Super Bowl Sunday has become an unofficial American holiday.  But let’s go back to pro football’s Jurassic Era.  Things were a lot different on this date, when the National Football League staged its first championship playoff.

In 1932 pro football was still a poor cousin to the college sport.  The NFL was barely surviving with eight teams.  When the regular season ended, two teams had tied for first place—the Chicago Bears and the Portsmouth Spartans.

(That’s Portsmouth, Ohio.  In 1932 this metropolis on the Ohio River had a population of about 35,000.  And you thought Green Bay was small!)

The NFL had never had a first-place tie.  A special playoff game was hastily arranged.  The two teams were scheduled to meet at the Bears’ home, Wrigley Field, on the afternoon of December 18.

As game day approached, Chicago turned cold.  Daytime temperatures peaked at about 19 degrees.  Since pro games only drew a few thousand people in the best weather, league officials were afraid nobody would show up for their championship.

Their solution was to play indoors.  The game was moved to the Chicago Stadium and rescheduled for 8:15 in the evening.  Though the stadium’s floor could be covered with dirt, one problem remained—there wasn’t enough room for a standard football field.

That meant the rules had to be adjusted.  Since the field was only 60 yards long (instead of 100), every time a team crossed midfield, the ball was spotted back 20 yards.  The grandstand walls were flush against the sidelines, so each play had to start away from them, near the center of the field.  The end zones were only a few feet deep, so the goal posts were moved up to the goal line.

The game was played with little difficulty.  A near-capacity crowd of 11,193 came out—or rather, came in.  The Bears won, 9-0.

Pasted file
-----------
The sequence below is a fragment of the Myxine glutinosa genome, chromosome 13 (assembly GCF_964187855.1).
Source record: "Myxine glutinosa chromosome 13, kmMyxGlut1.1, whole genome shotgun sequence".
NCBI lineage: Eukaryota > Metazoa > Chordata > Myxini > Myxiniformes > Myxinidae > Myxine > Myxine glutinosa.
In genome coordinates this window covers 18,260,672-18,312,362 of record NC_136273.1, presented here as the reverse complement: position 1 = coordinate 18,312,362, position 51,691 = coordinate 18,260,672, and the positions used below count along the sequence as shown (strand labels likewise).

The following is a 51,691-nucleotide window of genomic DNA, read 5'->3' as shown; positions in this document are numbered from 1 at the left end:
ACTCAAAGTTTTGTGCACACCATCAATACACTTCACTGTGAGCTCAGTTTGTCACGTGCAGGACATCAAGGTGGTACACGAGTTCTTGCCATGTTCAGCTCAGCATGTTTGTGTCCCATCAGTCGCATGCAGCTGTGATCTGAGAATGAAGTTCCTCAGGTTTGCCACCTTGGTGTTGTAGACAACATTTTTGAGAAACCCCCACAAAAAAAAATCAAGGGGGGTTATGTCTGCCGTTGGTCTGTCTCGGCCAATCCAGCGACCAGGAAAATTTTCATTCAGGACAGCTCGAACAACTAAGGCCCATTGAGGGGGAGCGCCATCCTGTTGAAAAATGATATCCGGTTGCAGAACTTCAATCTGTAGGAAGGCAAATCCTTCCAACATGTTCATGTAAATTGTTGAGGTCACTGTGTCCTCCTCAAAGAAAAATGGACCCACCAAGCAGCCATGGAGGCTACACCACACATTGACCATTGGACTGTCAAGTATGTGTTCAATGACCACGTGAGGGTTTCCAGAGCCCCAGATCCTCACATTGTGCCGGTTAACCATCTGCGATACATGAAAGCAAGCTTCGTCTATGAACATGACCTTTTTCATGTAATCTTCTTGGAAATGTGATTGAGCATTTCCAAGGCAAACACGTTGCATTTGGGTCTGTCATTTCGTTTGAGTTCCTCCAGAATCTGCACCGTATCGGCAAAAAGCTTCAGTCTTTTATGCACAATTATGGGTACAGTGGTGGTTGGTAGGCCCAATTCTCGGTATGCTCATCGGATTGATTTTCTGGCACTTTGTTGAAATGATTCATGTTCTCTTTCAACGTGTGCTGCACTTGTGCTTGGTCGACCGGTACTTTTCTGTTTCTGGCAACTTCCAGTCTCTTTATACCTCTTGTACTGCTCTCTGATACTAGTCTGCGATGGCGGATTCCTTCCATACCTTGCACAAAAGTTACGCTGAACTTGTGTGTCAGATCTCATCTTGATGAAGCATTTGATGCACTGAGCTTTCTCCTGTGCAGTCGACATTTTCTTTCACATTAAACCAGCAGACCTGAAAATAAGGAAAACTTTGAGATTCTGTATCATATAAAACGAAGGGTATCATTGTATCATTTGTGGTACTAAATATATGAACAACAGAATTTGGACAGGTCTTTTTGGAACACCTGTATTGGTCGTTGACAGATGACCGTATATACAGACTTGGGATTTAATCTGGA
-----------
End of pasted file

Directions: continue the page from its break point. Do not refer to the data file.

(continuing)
The 1932 playoff turned out to be a milestone.  The NFL discovered that some of the temporary rules made for a more action-packed game, so those rules became permanent.  The league itself was divided into two conferences.  Now each season would climax with the excitement of a championship game.

As for the Portsmouth Spartans, they played one more season in the NFL.  In 1934 the team moved to Detroit and became the Lions.

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Chicago’s Original Walking Man (11-28-1867)

Most Chicagoans know about the Walking Man, the tall dude with the long hair and mustache who silently stalks the downtown streets. His reappearance each spring is usually good for a few lines in the papers or a few thousand tweets on the net.

One hundred fifty years ago the city greeted another walking man. His arrival made national news.  His name was Edward Payson Weston.

Born in Rhode Island in 1839, Payson spent his teens bouncing around the country. He worked as a reporter and as a circus roustabout, traveled with a singing troupe, and failed at a number of other jobs. Politics finally found him his life’s work, though not in the customary manner.

Edward Payson Weston (1867)

Over dinner one night in 1860, Weston and a friend were talking about the upcoming presidential election. Weston was sure Abraham Lincoln had no chance of being elected, and said that he would walk from Boston to Washington to attend the inauguration if Lincoln won.  When Lincoln did win, Weston did walk the 500 miles in 10 days.  It was a charming story for a country about to be split by civil war, and Weston got his first taste of fame.

Weston’s war service as a Union dispatch runner was short and unremarkable. By 1867 he was deeply in debt when he met a promoter named George Goodwin.  Remembering Weston’s inauguration trek, Goodwin bet fellow businessman T.F. Wilcox $10,000 that Weston could walk the 1,226 miles from Portland, Maine, to Chicago in thirty days.

Weston eagerly agreed to the plan. His share of the possible winnings would be $4,000.  He’d also receive a $6,000 bonus if he walked 100 miles in a single day.

Weston stepped off from Portland at noon on October 29, 1867. He covered the first 105 miles to Boston in two days without incident.  Then, as he moved through New England, crowds began to gather.  In anticipation of the turn-out, Weston carried with him a supply of studio portraits, which he sold for 25 cents each.